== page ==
The best training tool you're not using: a jump rope. “It may seem a little juvenile until you think of all the hot-bodied boxing pros who jump rope every single day,” says Landon LaRue, a CrossFit level-one trainer at Reebok CrossFit LAB in L.A. Not only is it inexpensive, portable, and easy to use almost anywhere, you’ll burn about 200 calories in 20 minutes and boost your cardiovascular health while toning, he adds.
The tiny gender differences in minerals other than calcium and iron depend on body size. But while the dietary requirements for selenium fit this rule, men may benefit from supplements of about 200 micrograms a day, a level about four times above the RDA. That's because both a clinical trial and an observational study suggest that selenium may reduce the risk of prostate cancer. It's far from proven, but it's something for men to consider.
Hey hey! The month of May on NS is all about women’s health awareness so we’re chatting wellness advice, nourishing recipes, and beauty foods to help you feel amazing! Today on the blog I wanted to round up questions I’ve been getting about women’s health and nutrition related to just us ladies. Sorry, fellas. If you have more questions that went unanswered here, comment below with em’. Let’s go!
Health care experts haven't reached a consensus on the issue of vitamin and mineral supplements. Many say that if you are healthy and eat a well-balanced diet, you don't need any. But not all of us eat a well-balanced diet. And sometimes, you may follow a nutritious diet and still be deficient. Many women fail to get the adequate amount of vitamins and minerals. Stress increases your need for vitamins and minerals, especially C, B-complex and zinc.
The Center Method for Diastasis Rec Recovery™ offers a highly successful program that investigates the history and epidemic of this condition. This program has been researched and applied for over 15 years and is aimed at all populations – postnatal women, weightlifters, elite athletes and young adults. Our formula for success includes incorporating fascia, bones and muscles in the healing process.
The U.S. Public Health Service recommends that all women of childbearing age consume 400 mcg of folic acid (a B vitamin) daily to reduce their risk of having a pregnancy affected with spina bifida or other neural-tube defects. Women who are actively trying to get pregnant should consume 600 mcg, and lactating women should consumer 500 mcg. Women of childbearing age should also take care to meet the daily requirements for calcium, fiber, iron, protein and vitamin D. Discuss supplements with a health care professional, however. Iron and vitamin D in particular can be dangerous in high amounts.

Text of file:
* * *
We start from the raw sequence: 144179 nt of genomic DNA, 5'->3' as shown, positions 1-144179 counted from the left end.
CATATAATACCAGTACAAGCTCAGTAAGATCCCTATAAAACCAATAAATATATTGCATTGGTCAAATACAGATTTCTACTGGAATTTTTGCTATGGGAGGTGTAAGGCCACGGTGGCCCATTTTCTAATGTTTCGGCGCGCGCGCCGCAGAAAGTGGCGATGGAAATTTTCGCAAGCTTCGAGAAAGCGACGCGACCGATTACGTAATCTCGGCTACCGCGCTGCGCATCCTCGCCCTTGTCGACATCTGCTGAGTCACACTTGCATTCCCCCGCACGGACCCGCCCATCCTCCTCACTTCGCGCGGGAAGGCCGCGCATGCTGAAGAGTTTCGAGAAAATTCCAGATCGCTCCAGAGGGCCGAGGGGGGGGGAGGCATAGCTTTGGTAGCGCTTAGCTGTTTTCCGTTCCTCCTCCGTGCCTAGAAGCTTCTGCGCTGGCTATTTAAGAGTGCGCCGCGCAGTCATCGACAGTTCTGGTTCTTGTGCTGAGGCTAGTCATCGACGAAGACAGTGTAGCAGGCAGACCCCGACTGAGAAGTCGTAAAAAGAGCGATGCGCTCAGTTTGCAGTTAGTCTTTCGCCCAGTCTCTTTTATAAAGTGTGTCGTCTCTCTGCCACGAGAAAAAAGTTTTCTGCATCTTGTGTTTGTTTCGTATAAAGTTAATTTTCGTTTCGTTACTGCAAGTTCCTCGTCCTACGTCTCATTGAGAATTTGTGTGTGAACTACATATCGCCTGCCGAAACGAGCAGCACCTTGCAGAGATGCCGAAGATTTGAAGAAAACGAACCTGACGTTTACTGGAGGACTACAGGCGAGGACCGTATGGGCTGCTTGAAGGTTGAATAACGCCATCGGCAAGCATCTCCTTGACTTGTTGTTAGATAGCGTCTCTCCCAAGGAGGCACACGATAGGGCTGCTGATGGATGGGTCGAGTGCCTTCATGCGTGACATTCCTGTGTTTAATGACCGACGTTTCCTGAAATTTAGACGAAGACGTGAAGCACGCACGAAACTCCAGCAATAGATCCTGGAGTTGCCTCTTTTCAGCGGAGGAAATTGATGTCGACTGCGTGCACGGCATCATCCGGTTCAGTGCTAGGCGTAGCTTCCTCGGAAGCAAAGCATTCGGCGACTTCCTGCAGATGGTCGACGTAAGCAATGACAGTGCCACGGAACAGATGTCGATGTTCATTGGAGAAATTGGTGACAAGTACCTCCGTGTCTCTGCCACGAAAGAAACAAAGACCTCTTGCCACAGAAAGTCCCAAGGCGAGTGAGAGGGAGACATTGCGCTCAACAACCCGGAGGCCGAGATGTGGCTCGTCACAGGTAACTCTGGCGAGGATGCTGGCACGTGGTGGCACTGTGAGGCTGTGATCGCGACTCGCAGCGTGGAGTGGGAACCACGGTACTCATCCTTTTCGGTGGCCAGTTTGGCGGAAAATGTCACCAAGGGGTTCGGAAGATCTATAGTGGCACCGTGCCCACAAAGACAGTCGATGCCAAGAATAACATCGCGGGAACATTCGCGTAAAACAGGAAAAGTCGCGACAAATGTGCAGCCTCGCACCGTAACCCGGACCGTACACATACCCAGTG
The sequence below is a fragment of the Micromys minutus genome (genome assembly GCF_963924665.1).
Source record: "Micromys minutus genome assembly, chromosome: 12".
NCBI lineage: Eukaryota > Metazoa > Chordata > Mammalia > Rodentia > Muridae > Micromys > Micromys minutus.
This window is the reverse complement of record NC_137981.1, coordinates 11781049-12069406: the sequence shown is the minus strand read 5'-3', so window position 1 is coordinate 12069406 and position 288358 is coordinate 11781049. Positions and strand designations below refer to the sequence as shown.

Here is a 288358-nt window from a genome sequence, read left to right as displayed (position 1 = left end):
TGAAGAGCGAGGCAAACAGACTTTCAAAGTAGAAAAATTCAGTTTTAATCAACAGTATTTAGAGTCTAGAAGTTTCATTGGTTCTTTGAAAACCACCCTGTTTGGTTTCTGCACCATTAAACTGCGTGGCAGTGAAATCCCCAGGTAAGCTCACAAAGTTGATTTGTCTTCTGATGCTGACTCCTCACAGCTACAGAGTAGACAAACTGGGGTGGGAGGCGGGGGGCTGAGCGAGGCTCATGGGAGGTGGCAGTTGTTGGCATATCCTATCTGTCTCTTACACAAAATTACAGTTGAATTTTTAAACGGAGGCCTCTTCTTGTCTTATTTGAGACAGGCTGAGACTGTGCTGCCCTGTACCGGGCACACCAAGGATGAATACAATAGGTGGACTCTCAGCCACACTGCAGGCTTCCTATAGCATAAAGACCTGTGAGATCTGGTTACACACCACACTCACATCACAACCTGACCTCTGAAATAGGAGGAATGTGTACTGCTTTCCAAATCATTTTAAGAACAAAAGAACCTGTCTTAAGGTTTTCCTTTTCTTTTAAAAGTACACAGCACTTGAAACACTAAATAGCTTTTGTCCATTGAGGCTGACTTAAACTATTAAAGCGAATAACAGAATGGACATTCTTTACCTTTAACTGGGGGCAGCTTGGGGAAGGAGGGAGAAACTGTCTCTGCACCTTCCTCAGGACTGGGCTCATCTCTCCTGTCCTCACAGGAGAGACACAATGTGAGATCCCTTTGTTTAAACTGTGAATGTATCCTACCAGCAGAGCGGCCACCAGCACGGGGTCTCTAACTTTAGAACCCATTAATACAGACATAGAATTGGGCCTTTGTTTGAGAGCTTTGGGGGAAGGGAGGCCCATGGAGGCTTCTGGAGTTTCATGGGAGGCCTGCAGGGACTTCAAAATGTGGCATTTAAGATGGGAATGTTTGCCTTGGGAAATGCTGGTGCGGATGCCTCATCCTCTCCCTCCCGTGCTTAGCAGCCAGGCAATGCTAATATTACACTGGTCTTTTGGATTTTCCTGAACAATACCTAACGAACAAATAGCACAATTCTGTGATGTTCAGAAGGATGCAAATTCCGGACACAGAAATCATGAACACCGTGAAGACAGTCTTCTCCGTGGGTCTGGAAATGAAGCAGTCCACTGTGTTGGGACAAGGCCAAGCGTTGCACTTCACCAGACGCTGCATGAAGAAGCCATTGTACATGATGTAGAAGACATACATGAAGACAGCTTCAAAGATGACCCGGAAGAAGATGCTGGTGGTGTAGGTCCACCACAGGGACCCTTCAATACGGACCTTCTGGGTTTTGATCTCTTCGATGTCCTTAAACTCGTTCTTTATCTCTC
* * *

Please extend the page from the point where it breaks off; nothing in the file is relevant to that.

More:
Don't take dramatic steps alone. You need to work closely with an experienced health care professional to lose weight, particularly if you have other medical problems, plan to lose more than 15 to 20 pounds or take medication on a regular basis. An initial checkup can identify conditions that might be affected by dieting and weight loss. Make sure you find out how much experience your health care professional has dealing with nutrition. It's not always well covered in medical schools. You may want to talk to a registered dietitian before embarking on a diet.
If you are over the age of 50 (heck - even 40 and possibly 30) then this is not the magazine for you. Show me real female athletes of all ages and include more serious articles on women's issues. The final straw was seeing a Kardashian on the cover. No thanks. I felt like this was Cosmopolitan magazine and Entertainment Tonight wrapped in spandex. Going back to Runner's World and Prevention.